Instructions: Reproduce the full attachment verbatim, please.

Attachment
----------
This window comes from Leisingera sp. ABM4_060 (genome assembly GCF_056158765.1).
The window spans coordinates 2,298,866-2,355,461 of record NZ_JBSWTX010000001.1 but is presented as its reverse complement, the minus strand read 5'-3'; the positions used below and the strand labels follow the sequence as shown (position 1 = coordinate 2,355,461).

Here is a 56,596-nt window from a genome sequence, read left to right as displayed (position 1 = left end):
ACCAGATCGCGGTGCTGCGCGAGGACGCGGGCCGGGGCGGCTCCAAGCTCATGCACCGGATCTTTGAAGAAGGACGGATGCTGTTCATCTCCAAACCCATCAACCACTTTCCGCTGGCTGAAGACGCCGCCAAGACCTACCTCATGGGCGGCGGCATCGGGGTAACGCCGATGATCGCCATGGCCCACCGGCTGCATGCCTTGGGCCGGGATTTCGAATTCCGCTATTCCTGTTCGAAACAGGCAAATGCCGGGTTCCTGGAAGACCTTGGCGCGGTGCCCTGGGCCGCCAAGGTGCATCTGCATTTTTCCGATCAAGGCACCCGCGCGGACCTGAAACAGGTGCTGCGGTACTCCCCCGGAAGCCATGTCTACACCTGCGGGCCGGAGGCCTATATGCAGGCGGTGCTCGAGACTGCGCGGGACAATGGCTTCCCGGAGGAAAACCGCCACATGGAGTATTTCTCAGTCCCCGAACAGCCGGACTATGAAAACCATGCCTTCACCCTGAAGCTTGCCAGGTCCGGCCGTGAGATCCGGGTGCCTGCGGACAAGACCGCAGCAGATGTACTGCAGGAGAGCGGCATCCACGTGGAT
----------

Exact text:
This window comes from Leisingera sp. ABM4_060 (genome assembly GCF_056158765.1).
The window spans coordinates 2,298,866-2,355,461 of record NZ_JBSWTX010000001.1 but is presented as its reverse complement, the minus strand read 5'-3'; the positions used below and the strand labels follow the sequence as shown (position 1 = coordinate 2,355,461).

Here is a 56,596-nt window from a genome sequence, read left to right as displayed (position 1 = left end):
ACCAGATCGCGGTGCTGCGCGAGGACGCGGGCCGGGGCGGCTCCAAGCTCATGCACCGGATCTTTGAAGAAGGACGGATGCTGTTCATCTCCAAACCCATCAACCACTTTCCGCTGGCTGAAGACGCCGCCAAGACCTACCTCATGGGCGGCGGCATCGGGGTAACGCCGATGATCGCCATGGCCCACCGGCTGCATGCCTTGGGCCGGGATTTCGAATTCCGCTATTCCTGTTCGAAACAGGCAAATGCCGGGTTCCTGGAAGACCTTGGCGCGGTGCCCTGGGCCGCCAAGGTGCATCTGCATTTTTCCGATCAAGGCACCCGCGCGGACCTGAAACAGGTGCTGCGGTACTCCCCCGGAAGCCATGTCTACACCTGCGGGCCGGAGGCCTATATGCAGGCGGTGCTCGAGACTGCGCGGGACAATGGCTTCCCGGAGGAAAACCGCCACATGGAGTATTTCTCAGTCCCCGAACAGCCGGACTATGAAAACCATGCCTTCACCCTGAAGCTTGCCAGGTCCGGCCGTGAGATCCGGGTGCCTGCGGACAAGACCGCAGCAGATGTACTGCAGGAGAGCGGCATCCACGTGGAT